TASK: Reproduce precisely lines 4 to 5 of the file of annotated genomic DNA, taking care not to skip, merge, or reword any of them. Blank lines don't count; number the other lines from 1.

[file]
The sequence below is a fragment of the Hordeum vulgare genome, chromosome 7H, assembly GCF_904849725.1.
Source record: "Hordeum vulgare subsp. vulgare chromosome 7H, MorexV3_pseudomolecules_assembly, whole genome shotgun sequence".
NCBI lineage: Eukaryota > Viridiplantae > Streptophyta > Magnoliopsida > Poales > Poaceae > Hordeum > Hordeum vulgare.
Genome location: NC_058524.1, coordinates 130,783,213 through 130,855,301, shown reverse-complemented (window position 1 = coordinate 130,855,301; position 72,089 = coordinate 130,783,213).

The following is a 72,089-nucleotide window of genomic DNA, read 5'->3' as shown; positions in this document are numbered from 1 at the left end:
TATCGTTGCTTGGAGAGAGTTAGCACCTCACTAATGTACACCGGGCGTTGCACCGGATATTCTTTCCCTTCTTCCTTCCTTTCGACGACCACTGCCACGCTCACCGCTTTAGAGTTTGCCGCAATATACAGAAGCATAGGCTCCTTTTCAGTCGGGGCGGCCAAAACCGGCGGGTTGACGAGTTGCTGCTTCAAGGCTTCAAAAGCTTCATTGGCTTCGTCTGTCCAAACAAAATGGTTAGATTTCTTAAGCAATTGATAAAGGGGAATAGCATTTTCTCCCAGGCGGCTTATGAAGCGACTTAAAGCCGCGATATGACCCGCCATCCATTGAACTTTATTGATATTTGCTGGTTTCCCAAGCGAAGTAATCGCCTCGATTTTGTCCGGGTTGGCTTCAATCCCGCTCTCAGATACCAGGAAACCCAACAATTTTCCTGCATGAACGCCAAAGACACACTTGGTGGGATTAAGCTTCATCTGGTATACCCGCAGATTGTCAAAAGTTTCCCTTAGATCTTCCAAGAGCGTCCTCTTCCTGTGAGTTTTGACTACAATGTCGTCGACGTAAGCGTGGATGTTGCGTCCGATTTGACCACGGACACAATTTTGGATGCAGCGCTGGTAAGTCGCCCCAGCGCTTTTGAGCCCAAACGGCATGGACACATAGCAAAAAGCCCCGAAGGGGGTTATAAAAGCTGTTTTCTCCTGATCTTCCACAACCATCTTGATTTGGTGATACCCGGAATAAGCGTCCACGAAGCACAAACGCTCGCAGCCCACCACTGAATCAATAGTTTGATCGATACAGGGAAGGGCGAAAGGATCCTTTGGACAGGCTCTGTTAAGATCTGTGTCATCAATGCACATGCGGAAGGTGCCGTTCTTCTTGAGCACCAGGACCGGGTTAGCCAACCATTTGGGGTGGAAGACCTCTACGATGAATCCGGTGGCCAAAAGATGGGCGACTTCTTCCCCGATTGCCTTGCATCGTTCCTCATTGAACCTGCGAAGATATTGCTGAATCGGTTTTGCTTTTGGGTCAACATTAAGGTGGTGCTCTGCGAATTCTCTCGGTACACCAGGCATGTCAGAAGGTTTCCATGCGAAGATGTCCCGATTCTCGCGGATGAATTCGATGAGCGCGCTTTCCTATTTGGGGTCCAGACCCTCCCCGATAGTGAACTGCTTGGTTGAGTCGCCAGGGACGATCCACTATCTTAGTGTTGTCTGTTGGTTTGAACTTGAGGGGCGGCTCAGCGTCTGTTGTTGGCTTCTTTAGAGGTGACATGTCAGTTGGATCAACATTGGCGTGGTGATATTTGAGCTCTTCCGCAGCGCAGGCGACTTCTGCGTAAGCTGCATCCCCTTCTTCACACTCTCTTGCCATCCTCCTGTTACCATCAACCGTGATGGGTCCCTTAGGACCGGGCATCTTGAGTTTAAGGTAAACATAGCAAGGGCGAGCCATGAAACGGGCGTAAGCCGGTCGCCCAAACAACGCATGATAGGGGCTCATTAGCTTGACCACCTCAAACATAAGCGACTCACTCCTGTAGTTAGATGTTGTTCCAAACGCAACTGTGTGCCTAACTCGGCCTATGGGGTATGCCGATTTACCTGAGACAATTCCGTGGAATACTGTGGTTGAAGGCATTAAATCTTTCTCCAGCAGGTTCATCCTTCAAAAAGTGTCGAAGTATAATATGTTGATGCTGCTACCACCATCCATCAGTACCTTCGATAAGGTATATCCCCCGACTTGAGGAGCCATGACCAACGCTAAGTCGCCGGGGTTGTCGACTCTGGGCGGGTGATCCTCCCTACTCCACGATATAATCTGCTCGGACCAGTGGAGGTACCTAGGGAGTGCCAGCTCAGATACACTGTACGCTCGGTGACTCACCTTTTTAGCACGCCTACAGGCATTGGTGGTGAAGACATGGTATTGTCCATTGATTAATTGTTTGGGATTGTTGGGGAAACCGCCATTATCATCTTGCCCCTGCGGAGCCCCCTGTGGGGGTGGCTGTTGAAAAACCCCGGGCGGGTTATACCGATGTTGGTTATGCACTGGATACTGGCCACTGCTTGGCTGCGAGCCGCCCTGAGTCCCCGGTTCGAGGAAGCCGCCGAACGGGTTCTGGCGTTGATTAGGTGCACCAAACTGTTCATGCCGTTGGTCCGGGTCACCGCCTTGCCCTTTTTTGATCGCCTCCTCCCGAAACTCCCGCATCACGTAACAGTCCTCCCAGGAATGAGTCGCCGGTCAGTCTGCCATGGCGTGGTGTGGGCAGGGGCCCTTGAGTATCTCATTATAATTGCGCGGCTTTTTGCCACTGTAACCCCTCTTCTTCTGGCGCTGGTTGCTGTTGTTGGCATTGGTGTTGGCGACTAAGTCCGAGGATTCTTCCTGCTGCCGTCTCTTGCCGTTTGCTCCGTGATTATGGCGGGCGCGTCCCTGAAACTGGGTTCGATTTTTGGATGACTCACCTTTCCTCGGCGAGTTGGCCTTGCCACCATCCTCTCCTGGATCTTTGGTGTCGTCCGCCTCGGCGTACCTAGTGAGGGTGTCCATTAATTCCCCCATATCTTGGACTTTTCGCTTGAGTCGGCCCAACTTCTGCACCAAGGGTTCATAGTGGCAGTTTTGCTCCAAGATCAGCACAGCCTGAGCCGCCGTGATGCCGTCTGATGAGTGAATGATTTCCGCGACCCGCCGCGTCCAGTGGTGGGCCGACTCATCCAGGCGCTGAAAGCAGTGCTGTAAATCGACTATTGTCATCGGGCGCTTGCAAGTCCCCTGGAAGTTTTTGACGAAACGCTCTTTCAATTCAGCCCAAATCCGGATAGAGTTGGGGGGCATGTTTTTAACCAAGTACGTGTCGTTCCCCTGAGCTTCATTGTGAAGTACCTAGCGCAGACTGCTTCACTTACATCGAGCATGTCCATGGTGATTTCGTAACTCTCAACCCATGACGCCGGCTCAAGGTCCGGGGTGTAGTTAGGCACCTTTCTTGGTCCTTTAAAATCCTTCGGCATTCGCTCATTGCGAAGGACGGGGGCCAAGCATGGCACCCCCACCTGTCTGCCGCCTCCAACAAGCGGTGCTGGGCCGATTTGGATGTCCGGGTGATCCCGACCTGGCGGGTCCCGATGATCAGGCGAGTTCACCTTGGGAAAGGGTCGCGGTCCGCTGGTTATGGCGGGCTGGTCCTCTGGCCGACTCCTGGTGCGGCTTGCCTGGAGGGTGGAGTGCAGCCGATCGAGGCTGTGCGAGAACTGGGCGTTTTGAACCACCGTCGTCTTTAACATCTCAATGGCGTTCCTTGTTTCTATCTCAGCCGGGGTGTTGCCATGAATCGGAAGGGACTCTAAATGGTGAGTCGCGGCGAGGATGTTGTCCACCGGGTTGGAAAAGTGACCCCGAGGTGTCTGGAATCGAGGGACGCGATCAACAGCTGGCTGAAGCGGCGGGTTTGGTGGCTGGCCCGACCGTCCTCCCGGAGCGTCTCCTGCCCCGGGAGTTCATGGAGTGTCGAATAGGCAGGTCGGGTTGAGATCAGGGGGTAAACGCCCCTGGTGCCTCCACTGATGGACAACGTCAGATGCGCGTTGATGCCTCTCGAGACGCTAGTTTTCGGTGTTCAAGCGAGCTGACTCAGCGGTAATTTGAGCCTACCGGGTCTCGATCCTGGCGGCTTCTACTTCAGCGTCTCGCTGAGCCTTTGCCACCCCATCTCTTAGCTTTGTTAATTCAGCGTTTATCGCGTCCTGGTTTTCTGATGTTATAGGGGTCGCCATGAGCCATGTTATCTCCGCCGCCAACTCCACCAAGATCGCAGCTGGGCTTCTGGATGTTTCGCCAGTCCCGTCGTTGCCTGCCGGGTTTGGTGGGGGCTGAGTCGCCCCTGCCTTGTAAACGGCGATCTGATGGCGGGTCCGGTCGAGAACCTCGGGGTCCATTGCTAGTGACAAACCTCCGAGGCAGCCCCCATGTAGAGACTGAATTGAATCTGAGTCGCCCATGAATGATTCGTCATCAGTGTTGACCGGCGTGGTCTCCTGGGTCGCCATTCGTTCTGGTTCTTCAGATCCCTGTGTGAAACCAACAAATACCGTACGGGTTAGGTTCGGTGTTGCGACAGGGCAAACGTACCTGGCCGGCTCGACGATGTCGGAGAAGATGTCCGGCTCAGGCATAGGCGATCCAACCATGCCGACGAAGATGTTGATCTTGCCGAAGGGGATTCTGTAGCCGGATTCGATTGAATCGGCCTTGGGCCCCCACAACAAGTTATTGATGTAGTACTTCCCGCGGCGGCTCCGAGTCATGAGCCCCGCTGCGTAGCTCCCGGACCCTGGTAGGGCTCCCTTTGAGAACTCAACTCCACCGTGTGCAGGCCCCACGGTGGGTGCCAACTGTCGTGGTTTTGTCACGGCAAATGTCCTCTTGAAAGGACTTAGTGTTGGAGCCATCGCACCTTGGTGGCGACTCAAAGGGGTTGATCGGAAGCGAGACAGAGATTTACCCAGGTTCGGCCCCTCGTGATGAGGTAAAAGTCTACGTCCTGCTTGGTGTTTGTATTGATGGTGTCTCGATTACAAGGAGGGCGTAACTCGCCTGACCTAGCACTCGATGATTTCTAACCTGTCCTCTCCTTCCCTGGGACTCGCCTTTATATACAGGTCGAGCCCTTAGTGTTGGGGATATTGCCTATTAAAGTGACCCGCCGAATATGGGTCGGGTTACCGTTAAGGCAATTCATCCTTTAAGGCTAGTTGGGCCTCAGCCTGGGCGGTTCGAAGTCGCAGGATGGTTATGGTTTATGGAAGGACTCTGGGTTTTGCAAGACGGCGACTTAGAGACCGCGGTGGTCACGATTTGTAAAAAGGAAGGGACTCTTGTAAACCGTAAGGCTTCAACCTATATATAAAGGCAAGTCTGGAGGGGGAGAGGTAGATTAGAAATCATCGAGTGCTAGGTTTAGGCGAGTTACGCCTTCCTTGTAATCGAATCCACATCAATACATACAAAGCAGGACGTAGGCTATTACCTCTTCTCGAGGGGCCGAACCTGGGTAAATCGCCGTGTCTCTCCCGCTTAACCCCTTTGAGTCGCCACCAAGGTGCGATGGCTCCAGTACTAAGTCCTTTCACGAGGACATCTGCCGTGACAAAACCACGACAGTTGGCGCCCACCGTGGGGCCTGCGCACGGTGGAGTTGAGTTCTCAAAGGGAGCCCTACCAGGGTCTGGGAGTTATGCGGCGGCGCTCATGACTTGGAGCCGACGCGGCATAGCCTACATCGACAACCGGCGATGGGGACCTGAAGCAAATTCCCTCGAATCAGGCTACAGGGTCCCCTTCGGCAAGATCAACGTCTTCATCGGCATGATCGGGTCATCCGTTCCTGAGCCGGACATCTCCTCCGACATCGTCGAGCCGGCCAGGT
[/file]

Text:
Genome location: NC_058524.1, coordinates 130,783,213 through 130,855,301, shown reverse-complemented (window position 1 = coordinate 130,855,301; position 72,089 = coordinate 130,783,213).

The following is a 72,089-nucleotide window of genomic DNA, read 5'->3' as shown; positions in this document are numbered from 1 at the left end: